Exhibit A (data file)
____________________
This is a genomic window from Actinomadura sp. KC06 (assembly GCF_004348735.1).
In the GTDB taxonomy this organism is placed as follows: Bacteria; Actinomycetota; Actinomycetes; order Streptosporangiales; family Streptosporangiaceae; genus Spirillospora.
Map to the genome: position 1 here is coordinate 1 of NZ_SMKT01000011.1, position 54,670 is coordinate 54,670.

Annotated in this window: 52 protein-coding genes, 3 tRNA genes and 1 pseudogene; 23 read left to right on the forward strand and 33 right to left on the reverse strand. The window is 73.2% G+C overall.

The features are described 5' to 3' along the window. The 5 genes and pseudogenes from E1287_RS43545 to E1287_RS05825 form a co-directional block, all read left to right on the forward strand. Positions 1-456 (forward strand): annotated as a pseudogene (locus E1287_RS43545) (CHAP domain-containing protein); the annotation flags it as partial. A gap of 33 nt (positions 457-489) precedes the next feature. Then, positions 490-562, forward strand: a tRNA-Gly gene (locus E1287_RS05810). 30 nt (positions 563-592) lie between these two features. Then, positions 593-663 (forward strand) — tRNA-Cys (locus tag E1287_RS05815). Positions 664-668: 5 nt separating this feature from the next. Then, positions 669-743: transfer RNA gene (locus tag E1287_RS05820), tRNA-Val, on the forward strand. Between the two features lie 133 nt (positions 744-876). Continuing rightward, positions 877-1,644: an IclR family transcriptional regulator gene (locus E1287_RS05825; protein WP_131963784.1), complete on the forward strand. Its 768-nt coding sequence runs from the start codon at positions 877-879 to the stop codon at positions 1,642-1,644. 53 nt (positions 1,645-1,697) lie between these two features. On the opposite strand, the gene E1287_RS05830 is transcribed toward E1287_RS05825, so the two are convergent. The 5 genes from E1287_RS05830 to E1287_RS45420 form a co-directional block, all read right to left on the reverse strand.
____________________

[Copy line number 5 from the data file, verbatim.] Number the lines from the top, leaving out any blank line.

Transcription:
The features are described 5' to 3' along the window. The 5 genes and pseudogenes from E1287_RS43545 to E1287_RS05825 form a co-directional block, all read left to right on the forward strand. Positions 1-456 (forward strand): annotated as a pseudogene (locus E1287_RS43545) (CHAP domain-containing protein); the annotation flags it as partial. A gap of 33 nt (positions 457-489) precedes the next feature. Then, positions 490-562, forward strand: a tRNA-Gly gene (locus E1287_RS05810). 30 nt (positions 563-592) lie between these two features. Then, positions 593-663 (forward strand) — tRNA-Cys (locus tag E1287_RS05815). Positions 664-668: 5 nt separating this feature from the next. Then, positions 669-743: transfer RNA gene (locus tag E1287_RS05820), tRNA-Val, on the forward strand. Between the two features lie 133 nt (positions 744-876). Continuing rightward, positions 877-1,644: an IclR family transcriptional regulator gene (locus E1287_RS05825; protein WP_131963784.1), complete on the forward strand. Its 768-nt coding sequence runs from the start codon at positions 877-879 to the stop codon at positions 1,642-1,644. 53 nt (positions 1,645-1,697) lie between these two features. On the opposite strand, the gene E1287_RS05830 is transcribed toward E1287_RS05825, so the two are convergent. The 5 genes from E1287_RS05830 to E1287_RS45420 form a co-directional block, all read right to left on the reverse strand.